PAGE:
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Chris Foster / ON THE NHL

Stars Are Finally Shining Up High

January 03, 2006|Chris Foster

DALLAS — Coach Dave Tippett was blunt. The Stars needed to align in the new NHL economic system.

"Whether the payroll is $65 million or $35 million, I expect our team to compete and win," Tippett said.

Dallas captain Mike Modano was honest. A $39-million salary cap?

"I don't even think about that stuff," Modano said. "We have a good hockey team here. Maybe I'll think about it again in two or three years."

And Dallas General Manager Doug Armstrong was pleased. He sees a team that is good in transition, whether that's going up and down the ice or working under a new collective bargaining agreement.

"That probably started two or three years ago," Armstrong said. "We knew there was going to be a new system. We didn't know exactly what it was going to look like, but we started getting ready."

In New Jersey and Colorado, the cutting and slashing have reduced the Devils and Avalanche from elite to mediocre. Even mediocre teams, such as the Mighty Ducks, had to do a financial tap dance just to remain mediocre.

And in St. Louis, sports fans spent the fall wondering which would implode first, the once-powerful Blues or Busch Stadium?

But the new NHL pretty much resembles the old NHL in Dallas. The Stars cut their payroll from $68 million in 2003-04 to $37.5 million this season, yet they remain one of the top teams in the Western Conference, even after a slow start.

The Stars are chasing the Kings, trying to win their eighth division title in the last 10 seasons, having won two Central and five Pacific Division titles in that time. Monday night, however, the Kings beat the Stars, 3-2, in overtime. "We were all kind of wondering if this [stuff] was going to work out," goaltender Marty Turco admitted.

"But we have a good team. They kept key guys and have young players who are cheaper."

Armstrong heard the labor rhetoric coming from Commissioner Gary Bettman and treated the "cost certainty" chatter as more than conspiracy talk. In 2003, he let defenseman Derian Hatcher to walk away as a free agent and traded defenseman Darryl Sydor to Columbus.

Last summer, Armstrong set priorities for his efforts. Modano and defenseman Sergei Zubov, yes. Pierre Turgeon and his $5-million option, no.

Modano signed a five-year, $17.25-million contract, and Zubov signed a three-year, $12-million contract. Armstrong also saw no reason to continue to pay Ron Tugnutt $2.5 million to be a backup goaltender.

"We just couldn't keep everybody at that pay scale," Armstrong said. "We pinpointed Modano as the leader of the franchise and Zubov as the leader of our defense. We got those two guys done, but we had to make some hard decisions for a couple years."

Some were wondering if those decisions had been the right ones after the Stars went 7-5-1 in October. They answered those questions by winning 13 of 15 games in November and early December.

"I would say that probably started with our goaltender," Armstrong said. "Marty has found his groove again."

Turco, whose contract expires after this season, had a 3.63-goals-against average in October. One of the NHL's best goaltenders at handling the puck, Turco found that part of his game was limited by the new rules. The Stars held him out of games to spend a week working out his problems.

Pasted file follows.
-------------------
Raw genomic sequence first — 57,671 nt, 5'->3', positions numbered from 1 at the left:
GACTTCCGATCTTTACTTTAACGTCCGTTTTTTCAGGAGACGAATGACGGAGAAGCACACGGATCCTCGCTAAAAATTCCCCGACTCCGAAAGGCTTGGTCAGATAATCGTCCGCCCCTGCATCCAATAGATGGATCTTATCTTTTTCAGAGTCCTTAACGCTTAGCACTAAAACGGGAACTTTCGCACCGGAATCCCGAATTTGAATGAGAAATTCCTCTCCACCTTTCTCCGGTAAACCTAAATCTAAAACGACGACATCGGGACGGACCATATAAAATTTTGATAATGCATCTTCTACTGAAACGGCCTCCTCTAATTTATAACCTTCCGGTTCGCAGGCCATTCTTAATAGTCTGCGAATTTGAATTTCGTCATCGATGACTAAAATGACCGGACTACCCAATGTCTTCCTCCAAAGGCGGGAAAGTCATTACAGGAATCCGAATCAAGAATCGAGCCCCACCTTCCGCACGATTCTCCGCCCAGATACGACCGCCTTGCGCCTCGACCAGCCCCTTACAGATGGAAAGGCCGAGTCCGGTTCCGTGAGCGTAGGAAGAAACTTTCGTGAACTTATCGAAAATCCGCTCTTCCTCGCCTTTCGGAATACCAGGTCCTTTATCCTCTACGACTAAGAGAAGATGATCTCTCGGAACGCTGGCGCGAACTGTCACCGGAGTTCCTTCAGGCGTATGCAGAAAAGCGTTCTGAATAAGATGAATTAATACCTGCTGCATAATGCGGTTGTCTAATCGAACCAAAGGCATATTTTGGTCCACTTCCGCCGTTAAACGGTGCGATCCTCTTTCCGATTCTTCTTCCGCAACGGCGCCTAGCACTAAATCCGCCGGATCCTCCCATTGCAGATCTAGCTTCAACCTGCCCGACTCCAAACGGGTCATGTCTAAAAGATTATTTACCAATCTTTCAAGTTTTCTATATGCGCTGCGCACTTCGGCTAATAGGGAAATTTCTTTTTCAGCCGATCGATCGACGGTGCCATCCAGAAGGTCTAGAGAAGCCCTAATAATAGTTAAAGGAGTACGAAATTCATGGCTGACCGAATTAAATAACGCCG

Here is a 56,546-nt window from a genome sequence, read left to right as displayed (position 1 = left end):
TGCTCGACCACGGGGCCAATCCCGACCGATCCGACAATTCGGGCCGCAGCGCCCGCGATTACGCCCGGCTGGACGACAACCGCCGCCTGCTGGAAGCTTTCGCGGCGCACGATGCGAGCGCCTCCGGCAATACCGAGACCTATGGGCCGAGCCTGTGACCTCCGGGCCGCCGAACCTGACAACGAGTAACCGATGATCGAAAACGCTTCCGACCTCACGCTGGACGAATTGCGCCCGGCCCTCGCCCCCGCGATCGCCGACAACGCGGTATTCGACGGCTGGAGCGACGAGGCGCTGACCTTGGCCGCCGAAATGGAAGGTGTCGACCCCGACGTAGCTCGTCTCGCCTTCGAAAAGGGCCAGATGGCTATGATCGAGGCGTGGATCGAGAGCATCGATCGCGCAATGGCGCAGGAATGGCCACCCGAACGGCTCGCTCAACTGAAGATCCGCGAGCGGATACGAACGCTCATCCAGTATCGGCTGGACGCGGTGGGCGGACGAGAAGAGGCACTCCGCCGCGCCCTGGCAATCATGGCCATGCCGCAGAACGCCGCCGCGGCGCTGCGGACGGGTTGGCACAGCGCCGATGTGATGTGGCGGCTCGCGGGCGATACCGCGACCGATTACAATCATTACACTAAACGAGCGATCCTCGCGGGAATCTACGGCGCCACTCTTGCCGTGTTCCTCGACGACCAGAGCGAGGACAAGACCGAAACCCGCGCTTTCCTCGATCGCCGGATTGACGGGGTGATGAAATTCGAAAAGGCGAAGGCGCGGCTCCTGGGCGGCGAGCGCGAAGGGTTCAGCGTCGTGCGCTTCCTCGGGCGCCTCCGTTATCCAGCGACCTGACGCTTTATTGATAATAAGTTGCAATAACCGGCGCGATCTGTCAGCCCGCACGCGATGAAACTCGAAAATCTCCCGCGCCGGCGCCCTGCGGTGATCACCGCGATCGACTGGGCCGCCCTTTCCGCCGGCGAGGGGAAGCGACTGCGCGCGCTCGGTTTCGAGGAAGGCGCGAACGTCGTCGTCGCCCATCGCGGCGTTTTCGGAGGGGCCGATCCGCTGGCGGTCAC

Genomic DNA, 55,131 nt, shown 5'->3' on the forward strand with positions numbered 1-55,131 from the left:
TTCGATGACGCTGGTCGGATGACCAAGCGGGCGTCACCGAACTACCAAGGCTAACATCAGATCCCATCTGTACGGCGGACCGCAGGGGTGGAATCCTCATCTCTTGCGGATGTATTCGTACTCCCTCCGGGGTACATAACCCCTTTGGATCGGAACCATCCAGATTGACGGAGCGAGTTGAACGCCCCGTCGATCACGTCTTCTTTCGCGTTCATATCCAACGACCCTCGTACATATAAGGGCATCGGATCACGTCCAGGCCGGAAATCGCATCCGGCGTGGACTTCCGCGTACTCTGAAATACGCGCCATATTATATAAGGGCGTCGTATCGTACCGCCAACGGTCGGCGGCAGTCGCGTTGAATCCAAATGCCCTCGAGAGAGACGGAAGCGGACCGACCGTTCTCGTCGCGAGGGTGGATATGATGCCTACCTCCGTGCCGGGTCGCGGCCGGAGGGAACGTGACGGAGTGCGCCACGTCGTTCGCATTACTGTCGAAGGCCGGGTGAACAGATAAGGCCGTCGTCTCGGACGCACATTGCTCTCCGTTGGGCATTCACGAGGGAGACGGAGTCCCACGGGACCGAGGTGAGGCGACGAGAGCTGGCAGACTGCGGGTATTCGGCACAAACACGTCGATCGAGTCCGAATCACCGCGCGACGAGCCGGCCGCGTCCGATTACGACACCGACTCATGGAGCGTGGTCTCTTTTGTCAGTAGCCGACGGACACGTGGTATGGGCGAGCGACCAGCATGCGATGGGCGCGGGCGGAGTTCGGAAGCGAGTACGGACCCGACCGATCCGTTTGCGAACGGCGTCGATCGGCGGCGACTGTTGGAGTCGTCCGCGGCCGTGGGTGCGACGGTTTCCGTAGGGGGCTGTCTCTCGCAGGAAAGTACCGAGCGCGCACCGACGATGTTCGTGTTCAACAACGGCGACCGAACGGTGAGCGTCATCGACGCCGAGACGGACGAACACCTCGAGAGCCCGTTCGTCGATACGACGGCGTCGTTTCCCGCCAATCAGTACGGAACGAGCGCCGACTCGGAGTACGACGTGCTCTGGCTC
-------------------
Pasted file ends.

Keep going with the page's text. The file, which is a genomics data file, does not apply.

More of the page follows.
"I think Marty felt all the new rules were directed at him," Tippett said. "We gave him some time off, and he was able to refocus."

Turco has dropped his goals-against average to 2.48 and has played well enough to be selected to Team Canada for the Olympics.

The big change, Modano said, is "our whole demeanor on the ice has changed since October."

A bigger change had already occurred upstairs.

Devil of a Time

After Larry Robinson resigned as New Jersey's coach because of stress that was causing him headaches, the on-ice migraine fell to General Manager Lou Lamoriello.

Lamoriello said he would take over the coaching duties temporarily. Nearly two weeks have passed and Lamoriello is still behind the bench.

There is a growing belief that Lamoriello is biding his time until after the World Junior Championships. Team Canada's coach, Brent Sutter, is considered a leading candidate for the Devils' job.

Lamoriello may also be getting an up-close look at what the Devils need. Here's a hint: defense.

The Devils are giving up more than a goal a game than they did the previous two seasons, and it is unlikely that goaltender Martin Brodeur's skills have deteriorated that much. More to the point, opponents no longer have a pair of Scotts to deal with. Defenseman Scott Stevens retired, and defenseman Scott Niedermayer signed with the Mighty Ducks.

Rocky Mountain Low

It has become apparent that Avalanche officials were not prepared for Patrick Roy's retirement.

David Aebischer's presence is not always announced by a flashing red light, it only seems that way. Patrick Budaj can be pronounced "Buddha" when he plays well, or "Boo-da" when he doesn't.

"The opportunity is definitely there," Avalanche Coach Joel Quenneville said after a 5-3 loss to the Kings last week. "Somebody's got to seize it."

The hope may be Slovakian-born Budaj. He carries some of the cockiness that served Roy well. Yet at 23, he is still green.

Last week, Budaj dodged the media for two days after giving up two goals on four King shots. He then had a solid performance in a 5-2 victory over Phoenix that kept the Avalanche in eighth place in the Western Conference.

"I tried to do my job and didn't try to put too much pressure on me," Budaj told reporters after the game. "That's not healthy."

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